I rate this book 7 out of 10 and recommend it to anyone who finds getting organised for Christmas difficult or stressful.

I received a copy of this book from Harvest House Publishers via Net Galley in exchange for an honest review.

Get Yourself Organized for Christmas is out now and available from Amazon.

Bookish Memories – Anne Frank: The Diary of a Young Girl

Anne Frank

I first read Anne Frank: The Diary of a Young Girl in the school summer holidays when I was eight years old. My mum had been helping out a friend of hers who was disabled (mum used to go and help her clean the house, and she’d make her lunch and anything else she needed). So in the school holidays mum used to take my younger brother and me with her. We were allowed to take a couple of quiet toys with us (in my case books, obviously!) and we had to sit quietly in a room together while mum got her jobs done.

As I’ve said in my previous Bookish Memories post (Link here) my choice of books was never censored. On the condition that I looked after the books properly, I was allowed to choose any book I wanted from my parents’ study. Anne Frank: The Diary of a Young girl caught my eye simply because it was the diary of a young girl and I was a young girl so there was no way I wasn’t going to want to read it. I had no concept of what the book was about at the time, I was only eight. My mum was happy for me to read the book and, as she always did when I picked up a grown-up book, she just made sure I knew I was to ask questions about anything I didn’t understand.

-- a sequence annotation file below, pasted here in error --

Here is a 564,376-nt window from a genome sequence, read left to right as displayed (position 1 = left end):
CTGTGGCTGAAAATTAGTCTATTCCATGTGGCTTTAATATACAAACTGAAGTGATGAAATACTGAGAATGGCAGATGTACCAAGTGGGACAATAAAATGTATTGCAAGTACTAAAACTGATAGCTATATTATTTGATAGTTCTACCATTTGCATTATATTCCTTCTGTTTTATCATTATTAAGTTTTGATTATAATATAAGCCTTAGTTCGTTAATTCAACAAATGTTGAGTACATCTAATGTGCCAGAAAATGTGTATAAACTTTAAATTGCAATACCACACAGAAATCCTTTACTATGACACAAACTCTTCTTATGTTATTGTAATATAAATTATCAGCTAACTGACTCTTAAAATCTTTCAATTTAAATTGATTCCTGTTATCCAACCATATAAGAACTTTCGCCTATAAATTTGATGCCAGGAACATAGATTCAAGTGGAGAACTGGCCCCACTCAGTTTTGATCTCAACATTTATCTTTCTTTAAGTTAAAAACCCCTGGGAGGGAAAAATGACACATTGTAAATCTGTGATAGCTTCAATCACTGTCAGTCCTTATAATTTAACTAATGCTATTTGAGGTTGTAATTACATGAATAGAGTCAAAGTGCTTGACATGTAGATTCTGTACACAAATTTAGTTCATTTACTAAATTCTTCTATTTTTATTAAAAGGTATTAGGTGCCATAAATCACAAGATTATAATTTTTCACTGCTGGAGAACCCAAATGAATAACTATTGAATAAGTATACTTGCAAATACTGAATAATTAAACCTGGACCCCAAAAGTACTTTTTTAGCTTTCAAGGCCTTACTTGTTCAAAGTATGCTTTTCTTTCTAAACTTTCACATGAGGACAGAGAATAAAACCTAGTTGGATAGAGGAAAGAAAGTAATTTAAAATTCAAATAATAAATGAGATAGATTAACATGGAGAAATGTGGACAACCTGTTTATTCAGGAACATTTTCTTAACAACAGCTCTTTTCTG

So, that summer I began to read about Anne Frank but my brother constantly got on my nerves making a noise in the room we’d been told to stay in so I wandered around this big house my mum was helping clean and I found the cloak room where all the coats and shoes were kept. I curled up on a big cushion and I read and read and read. I had no idea what was going to happen to Anne Frank and I remember being quite confused at the ending because it was so abrupt. I’d obviously not fully understood why Anne Frank and her family were hiding away in the attic in the first place. My mum did sit down with me later and she explained, so I did come to grasp what her family were hiding from and why Anne Frank died.

It’s a strange thing though because when I think back to that summer I just loved reading about Anne Frank. I found her funny and endearing; she seemed like a lovely girl who was really clever and I admired her. I could even identify with some of the things she said and the things she felt. I didn’t really understand that she was in fear for her life, I took the bits that were relevant to me and those are the bits I remember from that summer. This is why I think children should be allowed to read uncensored, because a child only takes away the things they can understand, relate to and process; everything else fades into the background.